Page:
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Hobbled Djokovic Survives in Five, Thiem Edges Kyrgios in Australian Open Tennis Thriller

Novak Djokovic fighting off Taylor Fritz at the Australian Open. EPA-EFE/DEAN LEWINS

By Ricky Dimon

It was survive and advance for Novak Djokovic at the Australian Open on Friday night.

Just how long his survival lasts is something that is in serious doubt.

Djokovic sustained an apparent abdominal injury during the third set of his third-round match against Taylor Fritz, but he managed to battle through it for a 7-6(1), 6-4, 3-6, 4-6, 6-2 victory after three hours and 25 minutes. Although the world No. 1 looked down and out throughout the third and fourth sets, in typical Djokovic fashion he came up with the physical and mental goods when it mattered most.

“I just tried to stay in there,” Djokovic explained. “I was hopeful that whatever is happening there is going to feel better and towards the end of the fourth it start to feel better. In the third and fourth sets I just served and couldn’t do much on the return. I was just going for my shots. I was hitting two first serves, and it worked. It worked well.

“This is definitely one of the most special wins in my life; doesn’t matter what round it is and against who it is. Under these kind of circumstances, to pull this through is definitely something I’ll remember forever.”

Nobody outside of the players’ boxes will remember being there for the end–because they weren’t. Earlier in the day, the state of Victoria (which includes Melbourne) announced a five-day lockdown because of coronavirus concerns. It went into effect at midnight on Friday and therefore fans were forced to exit Rod Laver Arena at 11:30 pm local time early in the fifth set.

Novak Djokovic receives medical attention during his third round win over Taylor Fritz on Day 5 of the Australian Open. EPA-EFE/DEAN LEWINS

“To be completely honest, it’s absolutely ridiculous that at a Grand Slam match we’re asked to leave the court for 10 minutes in the middle of the match,” Fritz said of the stoppage caused by ushering the fans out. “That shouldn’t be a thing at a Grand Slam. You know, I understand the fact that Victoria is going back into lockdown and people have to go. If that’s the case, then we shouldn’t have played tonight if we weren’t going to finish the match on time.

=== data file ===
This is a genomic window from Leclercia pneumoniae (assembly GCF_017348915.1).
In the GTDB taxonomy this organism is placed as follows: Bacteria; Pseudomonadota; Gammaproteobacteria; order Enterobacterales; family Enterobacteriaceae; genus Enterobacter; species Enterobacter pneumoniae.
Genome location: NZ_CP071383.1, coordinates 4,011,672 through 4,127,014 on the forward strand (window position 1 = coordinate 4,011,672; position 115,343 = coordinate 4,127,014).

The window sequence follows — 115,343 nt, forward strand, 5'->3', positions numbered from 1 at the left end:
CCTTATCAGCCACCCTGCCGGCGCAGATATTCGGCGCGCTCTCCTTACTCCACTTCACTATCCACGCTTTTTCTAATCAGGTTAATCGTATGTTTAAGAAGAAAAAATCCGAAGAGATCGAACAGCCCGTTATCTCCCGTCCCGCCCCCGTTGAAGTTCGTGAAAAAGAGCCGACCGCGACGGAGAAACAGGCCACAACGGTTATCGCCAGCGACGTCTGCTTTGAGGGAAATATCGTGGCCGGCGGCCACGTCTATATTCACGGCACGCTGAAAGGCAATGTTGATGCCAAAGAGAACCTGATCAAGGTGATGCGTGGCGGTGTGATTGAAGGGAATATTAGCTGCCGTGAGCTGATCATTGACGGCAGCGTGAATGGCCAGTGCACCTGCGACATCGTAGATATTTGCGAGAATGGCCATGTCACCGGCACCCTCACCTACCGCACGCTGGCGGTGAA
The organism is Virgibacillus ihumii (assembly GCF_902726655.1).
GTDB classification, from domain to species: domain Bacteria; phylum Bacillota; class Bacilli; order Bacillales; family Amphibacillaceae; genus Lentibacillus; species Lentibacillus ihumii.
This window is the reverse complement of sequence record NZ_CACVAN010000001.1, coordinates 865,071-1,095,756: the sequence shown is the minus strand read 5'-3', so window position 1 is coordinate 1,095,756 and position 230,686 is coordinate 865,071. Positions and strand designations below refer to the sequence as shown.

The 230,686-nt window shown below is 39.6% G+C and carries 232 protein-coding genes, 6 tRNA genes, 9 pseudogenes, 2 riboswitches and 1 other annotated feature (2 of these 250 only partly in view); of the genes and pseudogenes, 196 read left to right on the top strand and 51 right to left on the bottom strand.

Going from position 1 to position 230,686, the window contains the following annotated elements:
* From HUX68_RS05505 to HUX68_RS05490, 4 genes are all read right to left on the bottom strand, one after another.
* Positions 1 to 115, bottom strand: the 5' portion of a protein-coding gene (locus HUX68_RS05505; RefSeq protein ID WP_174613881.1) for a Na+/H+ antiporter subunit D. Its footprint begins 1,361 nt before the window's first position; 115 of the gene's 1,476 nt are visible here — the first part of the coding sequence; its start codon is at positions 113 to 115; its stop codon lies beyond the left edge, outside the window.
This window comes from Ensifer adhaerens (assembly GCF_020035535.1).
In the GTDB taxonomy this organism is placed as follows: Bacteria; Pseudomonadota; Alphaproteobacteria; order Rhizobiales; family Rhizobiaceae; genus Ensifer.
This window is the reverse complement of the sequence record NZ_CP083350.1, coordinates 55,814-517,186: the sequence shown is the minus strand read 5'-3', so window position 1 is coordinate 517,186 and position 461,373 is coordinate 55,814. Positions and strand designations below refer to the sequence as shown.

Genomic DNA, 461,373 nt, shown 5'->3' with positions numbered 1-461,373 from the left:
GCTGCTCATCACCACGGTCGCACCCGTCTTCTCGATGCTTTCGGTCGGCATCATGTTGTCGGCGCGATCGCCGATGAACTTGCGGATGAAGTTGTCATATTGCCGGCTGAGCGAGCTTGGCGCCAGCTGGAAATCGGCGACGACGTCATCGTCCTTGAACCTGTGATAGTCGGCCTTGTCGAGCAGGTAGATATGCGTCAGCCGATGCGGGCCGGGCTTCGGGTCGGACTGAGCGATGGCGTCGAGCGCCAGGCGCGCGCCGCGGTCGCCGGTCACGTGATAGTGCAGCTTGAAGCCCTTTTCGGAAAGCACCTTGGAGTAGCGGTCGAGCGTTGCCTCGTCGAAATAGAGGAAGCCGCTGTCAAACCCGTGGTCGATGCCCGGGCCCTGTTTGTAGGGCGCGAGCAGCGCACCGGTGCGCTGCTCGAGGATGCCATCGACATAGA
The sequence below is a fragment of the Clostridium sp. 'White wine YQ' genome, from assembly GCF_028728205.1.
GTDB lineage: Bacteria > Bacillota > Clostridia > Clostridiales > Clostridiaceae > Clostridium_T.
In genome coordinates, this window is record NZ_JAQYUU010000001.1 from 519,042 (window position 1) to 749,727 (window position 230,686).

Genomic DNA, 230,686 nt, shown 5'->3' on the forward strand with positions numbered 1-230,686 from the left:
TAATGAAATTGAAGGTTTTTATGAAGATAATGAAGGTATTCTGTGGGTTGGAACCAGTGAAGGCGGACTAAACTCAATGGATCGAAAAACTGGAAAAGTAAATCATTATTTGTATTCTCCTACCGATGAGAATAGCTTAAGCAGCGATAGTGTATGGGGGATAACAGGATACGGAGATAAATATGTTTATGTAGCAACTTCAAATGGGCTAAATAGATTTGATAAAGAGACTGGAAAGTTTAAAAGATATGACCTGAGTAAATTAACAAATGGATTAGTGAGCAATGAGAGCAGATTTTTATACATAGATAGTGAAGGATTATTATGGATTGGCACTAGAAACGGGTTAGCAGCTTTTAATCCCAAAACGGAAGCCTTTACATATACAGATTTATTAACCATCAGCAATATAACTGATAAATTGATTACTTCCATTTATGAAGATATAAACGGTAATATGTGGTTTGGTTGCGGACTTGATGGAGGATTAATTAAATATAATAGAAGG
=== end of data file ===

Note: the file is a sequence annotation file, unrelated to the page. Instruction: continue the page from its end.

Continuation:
“I guess not having fans there did I feel like it hurt me because they were kind of pushing for me…. It’s not like it made that big of a deal. I just think it’s not really proper conditions to be playing a third round of a slam.”

For many fans, though, they were able to see their favorite Australian player on their favorite court before the curfew came down on Melbourne.

Once again playing in John Cain Arena, Nick Kyrgios put on another five-set show. Whereas he was able to prevail over Ugo Humbert two days earlier, however, Kyrgios could not consolidate a two-set lead against 2020 U.S. Open champion and Australian Open runner-up Dominic Thiem.

Thiem clawed his way back to triumph 4-6, 4-6, 6-3, 6-4, 6-4 in three hours and 21 minutes.

“It was an epic match,” the world No. 3 assessed. “I think (it was a) huge effort from both players. Honestly, I was already almost on my way home when I faced two break points in the beginning of the third set. But in general, I think it’s one of the tougher challenges out there in tennis to face Nick when he’s on fire on his favorite court with an unbelievable atmosphere and crowd behind him. So I’m super proud how I got through it, and (it) definitely gives me a big boost for what’s coming.”

Next up for Thiem is Grigor Dimitrov, who got a retirement from Pablo Carreno Busta. If Djokovic is able to take the court for fourth-round action, he will run into Milos Raonic on Sunday.

Ricky contributes to10sballs.com and also maintains his own tennis website, The Grandstand. You can follow him on twitter at @Dimonator.